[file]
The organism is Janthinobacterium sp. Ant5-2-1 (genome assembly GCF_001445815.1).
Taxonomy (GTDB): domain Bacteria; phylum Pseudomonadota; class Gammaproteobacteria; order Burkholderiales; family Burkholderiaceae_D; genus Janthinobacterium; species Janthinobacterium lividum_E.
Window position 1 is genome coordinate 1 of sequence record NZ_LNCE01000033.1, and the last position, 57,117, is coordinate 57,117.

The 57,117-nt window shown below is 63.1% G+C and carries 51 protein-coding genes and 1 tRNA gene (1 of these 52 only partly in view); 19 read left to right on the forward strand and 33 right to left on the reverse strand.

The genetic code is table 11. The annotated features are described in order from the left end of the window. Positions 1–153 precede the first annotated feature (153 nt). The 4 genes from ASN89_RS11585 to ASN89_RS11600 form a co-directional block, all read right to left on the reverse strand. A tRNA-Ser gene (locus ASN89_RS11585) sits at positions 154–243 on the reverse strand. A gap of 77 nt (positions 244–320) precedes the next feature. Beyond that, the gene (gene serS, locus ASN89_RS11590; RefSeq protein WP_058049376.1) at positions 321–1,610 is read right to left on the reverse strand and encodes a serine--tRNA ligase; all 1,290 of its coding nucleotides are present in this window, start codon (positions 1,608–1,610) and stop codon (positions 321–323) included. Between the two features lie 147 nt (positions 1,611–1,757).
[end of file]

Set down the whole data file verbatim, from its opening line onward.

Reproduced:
The organism is Janthinobacterium sp. Ant5-2-1 (genome assembly GCF_001445815.1).
Taxonomy (GTDB): domain Bacteria; phylum Pseudomonadota; class Gammaproteobacteria; order Burkholderiales; family Burkholderiaceae_D; genus Janthinobacterium; species Janthinobacterium lividum_E.
Window position 1 is genome coordinate 1 of sequence record NZ_LNCE01000033.1, and the last position, 57,117, is coordinate 57,117.

The 57,117-nt window shown below is 63.1% G+C and carries 51 protein-coding genes and 1 tRNA gene (1 of these 52 only partly in view); 19 read left to right on the forward strand and 33 right to left on the reverse strand.

The genetic code is table 11. The annotated features are described in order from the left end of the window. Positions 1–153 precede the first annotated feature (153 nt). The 4 genes from ASN89_RS11585 to ASN89_RS11600 form a co-directional block, all read right to left on the reverse strand. A tRNA-Ser gene (locus ASN89_RS11585) sits at positions 154–243 on the reverse strand. A gap of 77 nt (positions 244–320) precedes the next feature. Beyond that, the gene (gene serS, locus ASN89_RS11590; RefSeq protein WP_058049376.1) at positions 321–1,610 is read right to left on the reverse strand and encodes a serine--tRNA ligase; all 1,290 of its coding nucleotides are present in this window, start codon (positions 1,608–1,610) and stop codon (positions 321–323) included. Between the two features lie 147 nt (positions 1,611–1,757).